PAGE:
The US Federal Aviation Administration (FAA) said on Monday that it is enacting long-awaited rules to allow small drones to fly over people at night, an important step towards their use for widespread commercial deliveries.
The FAA also requires remote identification of most drones, which are formally known as unmanned aerial vehicles, to be removed for security reasons.
"The new rules are giving way to the further integration of drones into our airspace by addressing safety and security concerns," FAA Administrator Steve Dickson said in a statement. "They bring us closer to the day when we will see more drone operations, such as parcel delivery."
The race is on for companies to create drone fleets to speed up deliveries.
For nighttime operations, the FAA said the drone should be equipped with anti-collision lights. The last rules allow operations over moving vehicles under certain circumstances.
Remote ID is required for all drones weighing 0.55 lbs or more, but is required for smaller drones under certain circumstances, such as flights over open-air assemblies.
One change to the last rule requires that those tiny drones should not have exposed rotating parts that would tear human skin. The final Remote ID rule eliminates the requirement for drones to be connected to the internet to transmit location data; the last rule requires drones to broadcast remote ID messages via radio frequency transmissions.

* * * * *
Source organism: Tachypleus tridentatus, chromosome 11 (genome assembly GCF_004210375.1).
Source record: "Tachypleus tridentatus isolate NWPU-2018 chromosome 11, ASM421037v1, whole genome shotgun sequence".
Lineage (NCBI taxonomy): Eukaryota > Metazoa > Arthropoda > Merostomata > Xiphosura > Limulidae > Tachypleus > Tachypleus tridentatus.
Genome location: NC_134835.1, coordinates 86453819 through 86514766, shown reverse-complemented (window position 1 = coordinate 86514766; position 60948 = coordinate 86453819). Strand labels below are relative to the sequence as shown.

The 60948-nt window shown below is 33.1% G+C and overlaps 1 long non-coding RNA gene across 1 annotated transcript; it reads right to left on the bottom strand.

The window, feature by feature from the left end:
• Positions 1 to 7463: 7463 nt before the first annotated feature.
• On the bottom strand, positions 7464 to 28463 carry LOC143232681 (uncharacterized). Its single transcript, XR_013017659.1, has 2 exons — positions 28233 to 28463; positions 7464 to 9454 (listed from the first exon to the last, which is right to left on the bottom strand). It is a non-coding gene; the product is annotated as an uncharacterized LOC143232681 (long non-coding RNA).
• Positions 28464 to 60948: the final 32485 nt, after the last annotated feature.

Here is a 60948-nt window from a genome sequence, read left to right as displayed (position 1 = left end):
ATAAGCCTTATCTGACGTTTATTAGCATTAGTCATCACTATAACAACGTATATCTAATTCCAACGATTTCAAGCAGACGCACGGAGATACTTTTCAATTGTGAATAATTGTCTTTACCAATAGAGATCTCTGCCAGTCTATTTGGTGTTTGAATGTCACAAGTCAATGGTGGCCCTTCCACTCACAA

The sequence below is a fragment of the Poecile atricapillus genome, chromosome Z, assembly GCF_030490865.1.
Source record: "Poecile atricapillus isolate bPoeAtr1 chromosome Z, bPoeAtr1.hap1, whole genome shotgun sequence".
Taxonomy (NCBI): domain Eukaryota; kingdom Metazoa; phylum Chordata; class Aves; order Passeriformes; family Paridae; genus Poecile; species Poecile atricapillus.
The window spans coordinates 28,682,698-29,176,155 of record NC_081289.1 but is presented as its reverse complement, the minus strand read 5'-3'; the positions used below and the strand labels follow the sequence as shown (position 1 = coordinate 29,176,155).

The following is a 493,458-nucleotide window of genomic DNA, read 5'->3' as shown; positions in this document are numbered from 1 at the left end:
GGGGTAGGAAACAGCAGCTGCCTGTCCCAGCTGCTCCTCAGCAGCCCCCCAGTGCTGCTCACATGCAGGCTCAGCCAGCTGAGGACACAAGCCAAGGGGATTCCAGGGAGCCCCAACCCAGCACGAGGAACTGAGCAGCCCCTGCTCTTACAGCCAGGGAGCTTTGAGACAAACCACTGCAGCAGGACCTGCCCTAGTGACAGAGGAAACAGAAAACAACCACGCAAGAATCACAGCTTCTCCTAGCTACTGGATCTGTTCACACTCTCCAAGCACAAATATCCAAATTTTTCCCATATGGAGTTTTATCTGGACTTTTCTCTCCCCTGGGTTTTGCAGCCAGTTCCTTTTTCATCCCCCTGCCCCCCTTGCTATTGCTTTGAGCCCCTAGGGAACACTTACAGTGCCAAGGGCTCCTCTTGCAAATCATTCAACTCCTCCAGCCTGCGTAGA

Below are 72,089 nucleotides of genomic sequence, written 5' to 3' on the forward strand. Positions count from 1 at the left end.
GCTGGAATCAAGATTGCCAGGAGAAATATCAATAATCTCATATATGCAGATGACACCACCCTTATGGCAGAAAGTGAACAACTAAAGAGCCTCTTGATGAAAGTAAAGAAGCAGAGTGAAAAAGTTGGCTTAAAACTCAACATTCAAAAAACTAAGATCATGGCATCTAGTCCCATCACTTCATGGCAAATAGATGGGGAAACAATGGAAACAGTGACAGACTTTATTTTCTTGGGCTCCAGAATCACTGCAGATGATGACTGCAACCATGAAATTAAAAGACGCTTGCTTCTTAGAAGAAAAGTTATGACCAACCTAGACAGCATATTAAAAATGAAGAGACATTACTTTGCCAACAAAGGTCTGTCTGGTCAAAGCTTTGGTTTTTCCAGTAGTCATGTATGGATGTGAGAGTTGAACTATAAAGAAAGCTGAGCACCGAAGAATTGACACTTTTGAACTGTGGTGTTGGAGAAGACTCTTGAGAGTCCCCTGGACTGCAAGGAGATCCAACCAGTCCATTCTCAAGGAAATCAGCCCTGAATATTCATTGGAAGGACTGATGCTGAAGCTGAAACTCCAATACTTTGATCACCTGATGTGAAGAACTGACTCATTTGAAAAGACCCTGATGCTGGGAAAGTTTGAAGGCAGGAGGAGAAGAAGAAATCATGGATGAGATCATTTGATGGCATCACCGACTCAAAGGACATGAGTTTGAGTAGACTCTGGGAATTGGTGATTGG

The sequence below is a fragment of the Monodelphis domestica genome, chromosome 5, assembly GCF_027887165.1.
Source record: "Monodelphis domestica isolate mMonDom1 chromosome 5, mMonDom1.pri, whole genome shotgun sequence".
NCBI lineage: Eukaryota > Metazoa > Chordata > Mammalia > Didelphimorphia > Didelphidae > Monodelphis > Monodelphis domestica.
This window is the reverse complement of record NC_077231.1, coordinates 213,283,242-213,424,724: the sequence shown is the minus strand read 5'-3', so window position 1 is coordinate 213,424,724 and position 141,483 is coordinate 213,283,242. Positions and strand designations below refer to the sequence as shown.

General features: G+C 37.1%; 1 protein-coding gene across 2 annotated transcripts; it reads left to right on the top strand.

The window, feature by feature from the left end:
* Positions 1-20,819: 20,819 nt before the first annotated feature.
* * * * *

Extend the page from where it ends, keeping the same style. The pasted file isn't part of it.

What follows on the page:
United Parcel Service Inc. said in October 2019 that it has received the first full government approval to operate a drone airline.
Last year, Alphabet's Wing, a sister unit of search engine Google, was the first company to receive US airline certification for a single-pilot drone operation. In August, Amazon.com Inc's drone service received federal approval allowing the retailer to test commercial deliveries through its drone fleet.
The new rules will take effect 60 days after publication next month. Drone manufacturers have 18 months to start manufacturing drones with Remote ID, while drone operators have an additional year to start using drones with Remote ID.
(Reporting by David Shepardson Editing by Nick Zieminski)
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